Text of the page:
Analyst / Writer: Sean Streb
● The price of Uranium is up 47% in the last 30 days.
● Sprott Physical Uranium Trust initiated a massive ‘at the market’ purchasing initiative for
● The trust company believes that demand will vastly outstrip supply and mining
capabilities in the coming years as nations increase their green energy programs in the
form of newer fission reactors
● The price increase in Uranium is highly correlated with Sprott purchases.
State of the Market
The savvy commodities trader may have noticed that the price of Uranium stocks have
skyrocketed to new highs in the last few weeks. Those who were out of the loop were
left scratching their heads and wondering: Why has the price of this radioactive metal
gone nuclear? The answer to this is not very clear. It has certainly made waves as a
“meme investment” on the internet, but the underlying companies don’t seem to support
their current value. In the current market, Uranium miners sell their product at a loss.
Hard as it is to believe, it actually costs more money per pound for these firms to mine
Uranium than the market is willing to pay. In order to stay operational, these firms are
required to purchase uranium to meet their committed sales and to maintain a minimum
inventory. The end result is that these firms have been forced to operate at a loss for
The recent Q2 2021 Management Report for Cameco Corporation (CCJ) published on
June 30th shows that the company’s Average Unit Cost of Sales is $47-$48 per pound
of Uranium. For comparison, the spot price of Uranium on June 30th was around $32
per pound, a $15 to $16 deficit. To cap this all off, COVID19 hit Uranium miners very
hard, forcing them to close several of their mines.
On paper, virtually none of the miners in this market, even the larger firms, look like an attractive buy. In the short term, it is possible for a firm to operate at a loss. In the long term the company, or in this case, the underlying commodity (Uranium) will either correct, or the firm will go out of business. Since Uranium is, and will continue to be a valuable commodity for manufacturing and energy, bankruptcy is unlikely.
But did the price spike up recently?
The answer to this lies with a new player in the game. In comes the Sprott Physical Uranium Trust (TSX: U.UN). On August 17th, this trust company publicly announced an at the market buying initiative for the radioactive metal. Sprott is purchasing an immense amount of Uranium, and advertising this initiative as a step towards a carbon free energy future. Directly from the August 2021 Fact Sheet: as of the 31st, Sprott currently holds $741,169,791 worth of physical Uranium and they are continuing to purchase more.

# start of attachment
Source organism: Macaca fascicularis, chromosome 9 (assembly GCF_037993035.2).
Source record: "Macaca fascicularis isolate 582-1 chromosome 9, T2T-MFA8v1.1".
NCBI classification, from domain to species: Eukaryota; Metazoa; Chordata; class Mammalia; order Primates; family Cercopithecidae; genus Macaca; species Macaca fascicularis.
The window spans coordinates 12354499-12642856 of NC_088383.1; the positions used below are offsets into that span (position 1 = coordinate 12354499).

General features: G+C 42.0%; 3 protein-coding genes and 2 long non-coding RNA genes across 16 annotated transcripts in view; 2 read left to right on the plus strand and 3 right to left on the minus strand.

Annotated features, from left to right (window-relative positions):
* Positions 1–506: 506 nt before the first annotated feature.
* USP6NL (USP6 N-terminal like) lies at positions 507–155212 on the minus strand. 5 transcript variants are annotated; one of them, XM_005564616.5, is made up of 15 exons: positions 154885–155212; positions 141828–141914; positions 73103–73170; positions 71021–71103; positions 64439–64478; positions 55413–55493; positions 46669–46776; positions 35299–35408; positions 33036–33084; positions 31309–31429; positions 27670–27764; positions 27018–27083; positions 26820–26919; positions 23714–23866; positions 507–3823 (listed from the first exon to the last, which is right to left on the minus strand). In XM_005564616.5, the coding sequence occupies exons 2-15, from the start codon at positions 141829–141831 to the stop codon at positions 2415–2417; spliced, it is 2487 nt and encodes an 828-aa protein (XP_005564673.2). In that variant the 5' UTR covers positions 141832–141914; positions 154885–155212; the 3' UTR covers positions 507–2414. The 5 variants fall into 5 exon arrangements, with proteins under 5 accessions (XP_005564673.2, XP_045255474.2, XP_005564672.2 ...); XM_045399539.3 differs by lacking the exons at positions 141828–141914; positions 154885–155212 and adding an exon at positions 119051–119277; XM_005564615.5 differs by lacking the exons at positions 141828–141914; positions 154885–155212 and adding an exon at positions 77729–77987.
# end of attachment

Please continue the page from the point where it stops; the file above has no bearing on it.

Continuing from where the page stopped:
To add another dimension to this phenomenon: the current demand for Uranium outstrips the supply. Current global demand fluctuates around 200 million pounds of Uranium, when companies are barely mining at all. Given global production is at 125 million pounds, there is a 75 million pound deficit in production. For more information see the image below, courtesy of Sprott’s August 2021 Investor Fact Sheet:
Bank of America/Merril Lynch Analysts also made note of a stunning correlation between the Price of Uranium, and the purchasing habits of Sprott Trust. Given the nature of the Uranium marketplace, it is not surprising to see why Sprott has such an influence on the market.
A combination of factors make Uranium, and Uranium Miners a compelling trading opportunity and a long term investment. The market currently undervalues the metal as supply isn’t meeting demand at current market prices. Based on this factor alone, the price needs to correct or the companies themselves need to adjust their strategy.
The purchasing habits of entities like Sprott indicate a far thinking view of the future of where carbon free renewable energy plays a larger role in developed nations. As countries move away from fossil fuels, they may incorporate more nuclear energy. Uranium, unlike gold, generates interest in the form of power generation and is frequently used in manufacturing. This means there is opportunity for future growth.
One important thing to follow in the future is the narrative surrounding nuclear power generation. Nuclear power will see wider adoption if it is framed as a green energy alternative to fossil fuels. If this begins to occur in the public forum and media, Nuclear power generation will increase, and by proxy, the demand for Uranium will increase.